CHESAPEAKE, Va. — It's a passageway for nearly 16,000 vehicles every single day.
The Centerville Turnpike Bridge, which is 64 years old, is in desperate need of major structural repair.
Early this summer, a $10.5 million rehabilitation project will close the bridge for at least six months. Heath Covey, a spokesperson for the city of Chesapeake said the closure could last longer if weather and other factors delay the work.
Thousands of drivers will have to detour during the closure.
Ashley Pulasky is one of them.
“That’s insane because all the traffic is gonna back up to Mount Pleasant, and already, it’s crazy in the morning to get on the interstate,” said Pulasky.
While drivers said the repair will cause a traffic nightmare, Covey said a safer bridge is needed. Public works will hold off any routine work in the area until the bridge rehabilitation project is done, an effort to mitigate traffic congestion.
Covey said the city will release information on how to get around the area soon.
Until then, drivers know change looms ahead.
Just off of the bridge, businesses like Angie’s Family Restaurant rely on bridge traffic to bring in customers.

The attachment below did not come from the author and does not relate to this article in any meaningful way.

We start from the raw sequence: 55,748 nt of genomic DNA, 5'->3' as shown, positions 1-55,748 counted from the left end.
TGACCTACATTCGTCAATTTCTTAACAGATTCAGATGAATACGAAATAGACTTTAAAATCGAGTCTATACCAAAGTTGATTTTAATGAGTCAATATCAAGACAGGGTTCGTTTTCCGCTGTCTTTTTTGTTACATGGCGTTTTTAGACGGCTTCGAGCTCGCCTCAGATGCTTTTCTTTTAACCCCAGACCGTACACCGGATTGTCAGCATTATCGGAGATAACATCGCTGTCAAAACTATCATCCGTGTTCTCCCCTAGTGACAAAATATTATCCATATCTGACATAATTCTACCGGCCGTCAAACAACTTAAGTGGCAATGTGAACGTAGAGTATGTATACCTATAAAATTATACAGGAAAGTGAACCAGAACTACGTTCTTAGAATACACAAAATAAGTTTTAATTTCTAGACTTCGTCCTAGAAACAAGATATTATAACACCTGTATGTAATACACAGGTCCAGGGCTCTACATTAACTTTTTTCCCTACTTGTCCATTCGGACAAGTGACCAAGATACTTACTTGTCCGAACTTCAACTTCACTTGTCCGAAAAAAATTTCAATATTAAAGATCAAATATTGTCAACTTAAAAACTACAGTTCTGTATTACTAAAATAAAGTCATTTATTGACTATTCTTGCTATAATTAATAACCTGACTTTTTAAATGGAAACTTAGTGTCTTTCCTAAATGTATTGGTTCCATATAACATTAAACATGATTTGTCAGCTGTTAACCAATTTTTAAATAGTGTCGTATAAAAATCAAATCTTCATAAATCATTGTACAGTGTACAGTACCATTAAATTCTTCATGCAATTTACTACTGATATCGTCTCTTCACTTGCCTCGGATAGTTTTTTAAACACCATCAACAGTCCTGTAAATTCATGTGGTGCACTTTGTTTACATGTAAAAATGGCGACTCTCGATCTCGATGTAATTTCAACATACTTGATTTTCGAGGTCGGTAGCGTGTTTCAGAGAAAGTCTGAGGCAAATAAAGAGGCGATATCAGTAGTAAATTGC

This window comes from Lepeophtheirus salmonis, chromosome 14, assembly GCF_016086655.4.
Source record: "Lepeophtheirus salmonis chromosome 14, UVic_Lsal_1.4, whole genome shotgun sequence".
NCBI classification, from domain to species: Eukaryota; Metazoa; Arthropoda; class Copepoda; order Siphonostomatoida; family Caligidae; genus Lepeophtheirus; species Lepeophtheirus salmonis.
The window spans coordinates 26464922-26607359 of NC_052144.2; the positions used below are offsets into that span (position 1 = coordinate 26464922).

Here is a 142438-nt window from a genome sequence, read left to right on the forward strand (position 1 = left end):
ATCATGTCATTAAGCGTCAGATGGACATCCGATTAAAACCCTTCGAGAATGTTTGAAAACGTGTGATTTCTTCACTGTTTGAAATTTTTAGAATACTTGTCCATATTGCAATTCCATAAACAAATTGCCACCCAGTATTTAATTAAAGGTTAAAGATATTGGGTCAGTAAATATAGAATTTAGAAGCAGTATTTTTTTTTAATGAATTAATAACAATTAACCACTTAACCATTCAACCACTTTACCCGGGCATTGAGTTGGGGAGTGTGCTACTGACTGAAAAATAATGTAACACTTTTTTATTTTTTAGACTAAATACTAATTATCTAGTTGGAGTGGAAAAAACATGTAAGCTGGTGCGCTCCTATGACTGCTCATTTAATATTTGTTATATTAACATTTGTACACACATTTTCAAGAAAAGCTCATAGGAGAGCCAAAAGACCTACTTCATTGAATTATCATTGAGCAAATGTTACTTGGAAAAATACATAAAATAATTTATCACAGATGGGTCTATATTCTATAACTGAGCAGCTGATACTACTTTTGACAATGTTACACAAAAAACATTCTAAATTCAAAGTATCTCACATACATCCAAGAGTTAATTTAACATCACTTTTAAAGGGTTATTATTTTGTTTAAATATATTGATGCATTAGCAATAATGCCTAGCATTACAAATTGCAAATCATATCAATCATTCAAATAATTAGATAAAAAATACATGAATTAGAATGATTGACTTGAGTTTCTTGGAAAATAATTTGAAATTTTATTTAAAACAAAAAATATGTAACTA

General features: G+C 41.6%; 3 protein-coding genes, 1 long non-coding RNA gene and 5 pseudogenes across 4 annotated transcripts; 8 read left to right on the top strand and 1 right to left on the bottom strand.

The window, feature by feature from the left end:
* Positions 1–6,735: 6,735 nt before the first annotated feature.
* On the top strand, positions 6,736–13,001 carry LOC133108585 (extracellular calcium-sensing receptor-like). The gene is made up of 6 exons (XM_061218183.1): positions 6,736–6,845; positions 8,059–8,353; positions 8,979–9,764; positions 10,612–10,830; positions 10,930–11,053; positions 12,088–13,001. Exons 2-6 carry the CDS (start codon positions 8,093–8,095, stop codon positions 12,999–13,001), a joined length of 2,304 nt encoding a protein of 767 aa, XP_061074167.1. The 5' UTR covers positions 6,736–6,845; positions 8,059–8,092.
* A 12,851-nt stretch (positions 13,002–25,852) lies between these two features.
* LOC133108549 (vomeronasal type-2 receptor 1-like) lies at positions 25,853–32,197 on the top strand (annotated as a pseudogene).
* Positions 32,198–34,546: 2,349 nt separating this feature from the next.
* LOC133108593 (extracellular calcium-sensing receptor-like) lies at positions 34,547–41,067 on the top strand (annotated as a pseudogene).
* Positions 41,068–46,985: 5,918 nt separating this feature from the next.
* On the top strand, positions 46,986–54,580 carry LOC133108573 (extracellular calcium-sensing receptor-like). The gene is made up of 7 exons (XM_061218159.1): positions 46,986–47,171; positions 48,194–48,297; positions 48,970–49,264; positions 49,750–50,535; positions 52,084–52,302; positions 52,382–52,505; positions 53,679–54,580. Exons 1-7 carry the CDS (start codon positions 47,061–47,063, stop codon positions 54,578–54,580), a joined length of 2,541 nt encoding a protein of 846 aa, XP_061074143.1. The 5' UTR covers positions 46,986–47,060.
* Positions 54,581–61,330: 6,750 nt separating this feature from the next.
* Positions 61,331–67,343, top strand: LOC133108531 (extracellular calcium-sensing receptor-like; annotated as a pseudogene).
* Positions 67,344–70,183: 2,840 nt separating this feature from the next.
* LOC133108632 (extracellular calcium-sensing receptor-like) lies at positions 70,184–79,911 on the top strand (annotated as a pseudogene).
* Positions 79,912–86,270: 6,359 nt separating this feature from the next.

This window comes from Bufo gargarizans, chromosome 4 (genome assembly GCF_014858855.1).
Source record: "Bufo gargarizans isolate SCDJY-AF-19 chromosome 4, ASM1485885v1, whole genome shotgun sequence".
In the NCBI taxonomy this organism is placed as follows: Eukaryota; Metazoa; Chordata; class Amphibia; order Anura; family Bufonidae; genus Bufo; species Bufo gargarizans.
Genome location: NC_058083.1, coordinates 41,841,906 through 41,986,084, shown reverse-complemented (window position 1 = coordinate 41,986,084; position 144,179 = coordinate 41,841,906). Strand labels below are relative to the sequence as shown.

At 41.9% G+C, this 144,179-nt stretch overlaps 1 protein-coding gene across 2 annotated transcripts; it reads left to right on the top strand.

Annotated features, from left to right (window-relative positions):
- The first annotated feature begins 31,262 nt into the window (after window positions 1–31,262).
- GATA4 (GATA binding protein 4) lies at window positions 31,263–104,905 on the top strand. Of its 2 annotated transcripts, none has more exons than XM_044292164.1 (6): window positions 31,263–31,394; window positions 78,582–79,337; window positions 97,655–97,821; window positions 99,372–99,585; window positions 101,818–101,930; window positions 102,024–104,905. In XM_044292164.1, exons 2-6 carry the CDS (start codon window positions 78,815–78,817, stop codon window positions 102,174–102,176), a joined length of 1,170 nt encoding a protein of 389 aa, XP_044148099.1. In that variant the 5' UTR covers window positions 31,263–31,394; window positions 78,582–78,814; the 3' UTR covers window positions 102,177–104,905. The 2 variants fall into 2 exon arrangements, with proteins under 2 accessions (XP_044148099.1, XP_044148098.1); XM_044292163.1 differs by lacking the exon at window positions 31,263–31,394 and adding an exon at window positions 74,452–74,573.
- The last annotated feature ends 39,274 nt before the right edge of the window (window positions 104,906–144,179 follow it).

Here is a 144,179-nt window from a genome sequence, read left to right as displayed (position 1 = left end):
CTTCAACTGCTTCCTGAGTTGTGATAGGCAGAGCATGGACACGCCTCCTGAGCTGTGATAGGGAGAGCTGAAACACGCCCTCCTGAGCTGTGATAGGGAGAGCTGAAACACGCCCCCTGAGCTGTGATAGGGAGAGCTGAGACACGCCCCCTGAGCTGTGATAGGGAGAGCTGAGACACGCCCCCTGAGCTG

The closure ahead is a concern for Ashley Bryant, one of the restaurant’s servers.
“That’s huge to us, it’s not gonna be good,” said Bryant. "Every time they’ve closed the bridge in the past, its definitely killed our business."
Pulsaky said her summers are usually filled with carpooling her two children to and from daily activities. She’s one of many drivers who will have to plan ahead before they hit the road.
“[You'll need to leave] Probably an hour or two earlier to get to where you need to go,” said Pulsaky.
Bryant said regular customers usually won’t visit the restaurant when there’s a detour, but she hopes this time will be different.
“Hopefully our customers will drive the extra miles to get to us, and it won’t affect us too bad,” said Bryant.
For now, thousands of drivers continue along the busy two-lane bridge. The city has not officially released a bridge closure date, but it’ll happen sometime early this summer.
The work will continue until Spring 2020.